But we all live with imaginary sides, or at least, sides of us that don’t come out that often even among friends. That I could live with, especially after the Edenic nostalgia of grad school faded into more routine memory. And I could live with having a job that was frequently misunderstood. I wasn’t alone there either. How many times had I witnessed someone ask my husband what he did for work and then respond to his answer of “I’m a computer programmer” with “Hey, so I’m having trouble hooking up my printer to this new laptop I got—do you know what’s going on there?” Instead of explaining that developing database software isn’t the same thing as being an I.T. pro, he usually tries to be understanding—as do I when my friends say to me, “I’m sorry, Arlene, but, the whole poetry thing is too hard—I mean, I try but I just don’t get it.” In these moments, I think to myself, “OK, poetry isn’t everyone’s thing. No need to get upset or self-righteous about it. I’m gonna try to understand where they’re coming from.”
But then last year, I came to realize something that changed my previously sympathetic mind. It happened shortly after this beguiling song and dance invaded all our lives:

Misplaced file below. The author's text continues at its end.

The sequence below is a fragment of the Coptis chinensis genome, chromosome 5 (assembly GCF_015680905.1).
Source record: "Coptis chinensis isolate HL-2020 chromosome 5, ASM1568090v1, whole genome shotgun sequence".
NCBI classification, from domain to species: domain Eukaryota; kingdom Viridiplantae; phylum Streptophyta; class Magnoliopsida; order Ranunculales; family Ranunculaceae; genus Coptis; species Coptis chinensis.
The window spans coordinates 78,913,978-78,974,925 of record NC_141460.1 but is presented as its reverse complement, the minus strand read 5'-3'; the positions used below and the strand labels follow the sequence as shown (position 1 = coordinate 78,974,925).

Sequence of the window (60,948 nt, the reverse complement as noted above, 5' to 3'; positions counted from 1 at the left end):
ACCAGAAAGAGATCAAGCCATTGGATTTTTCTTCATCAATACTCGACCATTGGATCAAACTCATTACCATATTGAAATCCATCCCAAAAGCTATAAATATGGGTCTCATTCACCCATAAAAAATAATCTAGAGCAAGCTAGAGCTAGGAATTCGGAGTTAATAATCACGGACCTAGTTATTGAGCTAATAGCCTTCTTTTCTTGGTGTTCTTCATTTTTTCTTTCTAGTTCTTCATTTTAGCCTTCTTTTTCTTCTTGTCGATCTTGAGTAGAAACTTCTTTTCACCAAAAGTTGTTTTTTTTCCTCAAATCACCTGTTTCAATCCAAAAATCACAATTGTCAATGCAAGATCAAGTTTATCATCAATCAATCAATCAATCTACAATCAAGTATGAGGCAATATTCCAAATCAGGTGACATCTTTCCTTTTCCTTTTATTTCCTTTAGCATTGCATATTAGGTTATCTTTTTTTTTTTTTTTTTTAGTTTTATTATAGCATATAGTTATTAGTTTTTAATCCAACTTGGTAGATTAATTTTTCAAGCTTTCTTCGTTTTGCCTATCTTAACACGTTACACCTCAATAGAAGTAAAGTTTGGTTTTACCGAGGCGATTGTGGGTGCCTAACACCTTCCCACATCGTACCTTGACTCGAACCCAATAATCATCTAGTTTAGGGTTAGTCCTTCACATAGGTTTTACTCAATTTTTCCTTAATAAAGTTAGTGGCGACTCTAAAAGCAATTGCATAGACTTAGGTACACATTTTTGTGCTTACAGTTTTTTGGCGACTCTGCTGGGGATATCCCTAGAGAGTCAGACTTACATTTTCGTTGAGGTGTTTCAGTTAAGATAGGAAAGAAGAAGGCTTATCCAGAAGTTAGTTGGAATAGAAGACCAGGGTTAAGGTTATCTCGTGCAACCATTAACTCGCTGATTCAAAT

Yep. Remember when everyone you knew was suddenly making a parody video of Psy’s Gangnam Style, or repeating the phonetically memorized lyrics to you (which is particularly weird if you speak Korean and you know they don’t), or breaking out in the horsey dance during dinner?
Having grown up in a place and time when being “Oriental” was akin to being extraterrestrial but not as cool, when the only two Asian countries that existed in people’s minds were China (because everything was made there even back in the early 80s) or Japan (because a “Jap” probably killed your grandfather), I was sort of shocked to find a Korean pop song getting this sort of spirited reception. But the real shocker was when months after it had already gone viral (I tend to be late to the party on these Internet trends—in fact, I wouldn’t even know about the party if it weren’t for my non-poet friends), I finally watched the video.
When the screen faded to black, the first thing I thought was: WTF?! You don’t “get” poetry because it’s too “hard” for you, too mysterious, but this, you “get”? The lyrics aren’t even in your language! The horse dance has nothing to do with what he’s saying! You don’t know what 강남 or 오빠 means! But all that’s OK with you? No—it’s more than OK—you like it—you take time out of your day to dance it in front me, to watch interviews with Psy about what inspired him, to look up the meaning of the lyrics, to locate the Gangnam neighborhood via Google Earth, yet this eludes you: